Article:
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Friday, July 29, 2016

Bob Stoops moved by honor that 'means more to me, maybe, than anything'




Stoops' loyalty, character noticed by other coaches

By Guerin Emig

July 28, 2016

NORMAN — Something momentous happened to Oklahoma football coach Bob Stoops last week, something a little more personal than winning a championship, producing an NFL draft pick or capturing some coach of the year award.

“It means more to me, maybe, than anything,” he said Thursday.

ESPN asked Big 12 and Southeastern Conference coaches going through their cycle of interviews on the Bristol campus: “If you had a son who was an elite football prospect and could play for any coach in America other than yourself, who would be your first choice?”

Stoops won
the anonymous poll with five votes, two more than Michigan State’s Mark Dantonio and Stanford’s David Shaw. They could have picked anyone, and they chose him.

It was the second such honor for Stoops,
who tied then-Georgia coach Mark Richt in a similar ESPN poll of 98 FBS coaches in 2014.

I brought it up with Stoops on Thursday, worried he might brush it off like it was a preseason AP vote. I learned immediately I was wrong.

“That my peers, coaches, feel I treat kids the right way,” he said, “I don’t know, hopefully a good role model and mentor to them and coach, as well. It means a great deal to me.”

I should have known better.

I’ve covered Stoops every year at Oklahoma but his first. Ask me to describe him, the first thing that comes to mind is “loyal.” That goes for his players, his staff, his family, his hometown and his buddies. That goes for his profession. Stoops is a coach to the bone.

I’ve lost count of the number of coaches he has referred to as “a friend.” He has vacationed with some, gone on golf trips with others. He has hosted entire staffs, college and high school. He has spoken at clinics. He takes pleasure in the perks of his job, but also the minutiae. So long as it involves coaching, or fellow coaches.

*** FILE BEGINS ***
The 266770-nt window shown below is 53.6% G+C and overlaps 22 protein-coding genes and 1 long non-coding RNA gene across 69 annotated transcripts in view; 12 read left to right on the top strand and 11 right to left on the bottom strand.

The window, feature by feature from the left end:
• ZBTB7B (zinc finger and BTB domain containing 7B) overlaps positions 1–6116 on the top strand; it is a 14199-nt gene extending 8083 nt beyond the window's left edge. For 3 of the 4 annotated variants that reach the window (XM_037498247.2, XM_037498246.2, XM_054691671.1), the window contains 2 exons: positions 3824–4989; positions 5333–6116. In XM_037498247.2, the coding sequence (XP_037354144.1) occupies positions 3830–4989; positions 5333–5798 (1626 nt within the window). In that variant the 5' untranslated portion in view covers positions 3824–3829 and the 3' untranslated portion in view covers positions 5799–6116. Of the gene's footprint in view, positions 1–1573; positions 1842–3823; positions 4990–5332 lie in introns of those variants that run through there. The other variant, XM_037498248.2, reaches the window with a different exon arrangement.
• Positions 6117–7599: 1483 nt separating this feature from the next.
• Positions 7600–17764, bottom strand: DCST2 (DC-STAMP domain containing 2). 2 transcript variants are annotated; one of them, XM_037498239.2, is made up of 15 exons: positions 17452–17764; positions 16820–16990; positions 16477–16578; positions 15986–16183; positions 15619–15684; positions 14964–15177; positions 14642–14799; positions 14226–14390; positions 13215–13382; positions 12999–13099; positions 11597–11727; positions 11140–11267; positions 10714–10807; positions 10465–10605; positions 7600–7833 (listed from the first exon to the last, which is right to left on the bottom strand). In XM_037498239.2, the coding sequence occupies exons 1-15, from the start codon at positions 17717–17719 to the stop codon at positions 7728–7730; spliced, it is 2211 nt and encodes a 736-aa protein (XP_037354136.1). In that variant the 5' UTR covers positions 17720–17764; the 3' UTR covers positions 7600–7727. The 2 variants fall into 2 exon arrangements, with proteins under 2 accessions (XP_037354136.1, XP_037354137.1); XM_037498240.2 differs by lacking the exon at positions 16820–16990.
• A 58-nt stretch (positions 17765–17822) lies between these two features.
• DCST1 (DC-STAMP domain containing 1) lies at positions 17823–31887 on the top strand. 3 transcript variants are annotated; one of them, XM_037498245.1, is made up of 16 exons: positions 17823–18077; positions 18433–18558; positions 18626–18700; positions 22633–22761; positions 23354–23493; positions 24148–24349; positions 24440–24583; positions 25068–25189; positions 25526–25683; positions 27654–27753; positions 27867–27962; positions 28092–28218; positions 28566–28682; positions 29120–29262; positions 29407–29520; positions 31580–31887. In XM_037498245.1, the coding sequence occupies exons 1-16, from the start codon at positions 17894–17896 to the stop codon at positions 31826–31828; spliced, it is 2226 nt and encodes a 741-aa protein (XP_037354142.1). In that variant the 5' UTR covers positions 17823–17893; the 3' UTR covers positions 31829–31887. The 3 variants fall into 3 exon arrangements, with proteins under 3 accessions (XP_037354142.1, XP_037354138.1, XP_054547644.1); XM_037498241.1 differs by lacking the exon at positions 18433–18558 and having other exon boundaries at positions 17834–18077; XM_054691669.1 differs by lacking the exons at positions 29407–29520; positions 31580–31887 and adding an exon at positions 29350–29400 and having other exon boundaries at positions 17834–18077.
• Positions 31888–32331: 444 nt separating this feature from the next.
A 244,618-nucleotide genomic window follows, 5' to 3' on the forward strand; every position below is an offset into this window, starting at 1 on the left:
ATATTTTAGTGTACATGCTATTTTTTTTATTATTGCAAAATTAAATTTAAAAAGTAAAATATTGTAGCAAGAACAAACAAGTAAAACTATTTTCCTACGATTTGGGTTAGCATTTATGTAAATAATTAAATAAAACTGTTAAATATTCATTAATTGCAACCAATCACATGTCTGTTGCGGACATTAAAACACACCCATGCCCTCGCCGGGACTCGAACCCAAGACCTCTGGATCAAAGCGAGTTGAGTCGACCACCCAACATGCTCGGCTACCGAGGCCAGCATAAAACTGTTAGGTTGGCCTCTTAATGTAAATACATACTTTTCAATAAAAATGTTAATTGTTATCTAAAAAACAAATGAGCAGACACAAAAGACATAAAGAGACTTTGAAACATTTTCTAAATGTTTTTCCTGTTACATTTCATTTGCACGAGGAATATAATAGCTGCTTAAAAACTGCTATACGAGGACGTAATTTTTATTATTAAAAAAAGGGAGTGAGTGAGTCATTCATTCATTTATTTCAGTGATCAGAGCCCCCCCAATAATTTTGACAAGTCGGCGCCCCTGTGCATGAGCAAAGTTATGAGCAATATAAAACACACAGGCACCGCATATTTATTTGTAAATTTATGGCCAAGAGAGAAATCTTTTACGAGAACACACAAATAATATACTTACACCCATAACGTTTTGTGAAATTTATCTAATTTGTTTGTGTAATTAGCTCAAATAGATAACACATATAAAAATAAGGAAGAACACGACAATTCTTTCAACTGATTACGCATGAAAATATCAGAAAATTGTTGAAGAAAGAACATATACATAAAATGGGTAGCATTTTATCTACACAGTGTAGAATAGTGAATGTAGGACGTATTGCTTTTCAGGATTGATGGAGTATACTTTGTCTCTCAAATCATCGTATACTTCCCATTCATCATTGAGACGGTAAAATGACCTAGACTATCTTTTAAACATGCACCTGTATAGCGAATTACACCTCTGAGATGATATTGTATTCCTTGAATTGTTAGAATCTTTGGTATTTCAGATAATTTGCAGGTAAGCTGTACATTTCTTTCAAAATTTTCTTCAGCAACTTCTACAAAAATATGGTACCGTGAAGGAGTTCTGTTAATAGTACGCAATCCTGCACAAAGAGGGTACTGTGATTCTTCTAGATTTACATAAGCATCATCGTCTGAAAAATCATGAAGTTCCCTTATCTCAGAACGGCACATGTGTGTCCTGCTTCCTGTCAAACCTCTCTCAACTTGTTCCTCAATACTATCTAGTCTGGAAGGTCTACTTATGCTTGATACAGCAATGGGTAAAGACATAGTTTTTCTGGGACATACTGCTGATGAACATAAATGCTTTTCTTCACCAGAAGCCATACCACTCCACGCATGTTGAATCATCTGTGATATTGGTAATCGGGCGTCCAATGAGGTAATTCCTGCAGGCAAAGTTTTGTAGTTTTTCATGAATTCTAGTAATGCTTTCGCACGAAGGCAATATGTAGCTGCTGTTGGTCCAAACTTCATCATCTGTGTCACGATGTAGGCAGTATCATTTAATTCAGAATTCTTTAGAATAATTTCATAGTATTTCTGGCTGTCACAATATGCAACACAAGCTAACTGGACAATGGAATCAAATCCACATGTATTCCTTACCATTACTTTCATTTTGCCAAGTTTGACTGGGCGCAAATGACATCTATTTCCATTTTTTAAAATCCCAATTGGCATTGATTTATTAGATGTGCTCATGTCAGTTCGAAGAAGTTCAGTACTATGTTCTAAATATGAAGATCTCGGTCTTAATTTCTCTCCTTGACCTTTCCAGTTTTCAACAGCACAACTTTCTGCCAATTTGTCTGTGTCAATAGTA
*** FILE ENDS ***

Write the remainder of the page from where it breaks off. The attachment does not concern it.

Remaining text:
It’s an unbroken rule for Stoops to open postgame news conferences by crediting the opponent and the opponent’s coach. It’s an unbroken rule for Stoops to lament another coach’s firing, to not just say it but mean it. It infuriates him when his players are criticized by media or the general public, and just as much when other coaches are, as well.

“I appreciate and know what they do, and what we all go through,” he said. “We all deal with a lot of the same issues. But we also experience all the positives, too.”

The winning is nice. The money is very nice. The relationships with/influence on kids might be more rewarding than the money. I tend to think men and women decide to coach thinking they can hit all three jackpots.

The best keep at it, winning the most, earning the most and having the most influence along the way. If you are fortunate enough to do all of that at the rate Stoops has, and at a place as relentlessly demanding as OU, it is likely you will eventually be singled out. You will become an example for your industry.

The results of the poll did not surprise Stoops’ staff, or those who know him best.

“Bob stands for all the right things,” said Mike Stoops, the younger brother and longtime defensive lieutenant. “I think he’s humble. His integrity, his development of players, his character … I think it speaks to his character probably as much as anything. He’s very consistent in his approach.”

Joe Castiglione, entering his 18th year as both OU athletic director and Stoops’ boss, introduced his football coach to a room full of boosters Thursday by saying: “Look around at all the incredible things that have happened here. There’s a person that will never take the credit. I know he will always deflect it, but he deserves a heck of a lot of credit. He’s won nine Big 12 championships. … The winningest coach in Oklahoma history. And the person just yesterday, we learned, that most coaches would love to have their son play for.”


It’s a wonderful homage for a man who coaches on behalf of his program and his profession. Maybe the nicest of all.

“I have such respect for all the coaches out there at all levels,” Stoops said. “So yeah, there’s no doubt that that’s very flattering. I’m honored they feel that way.”

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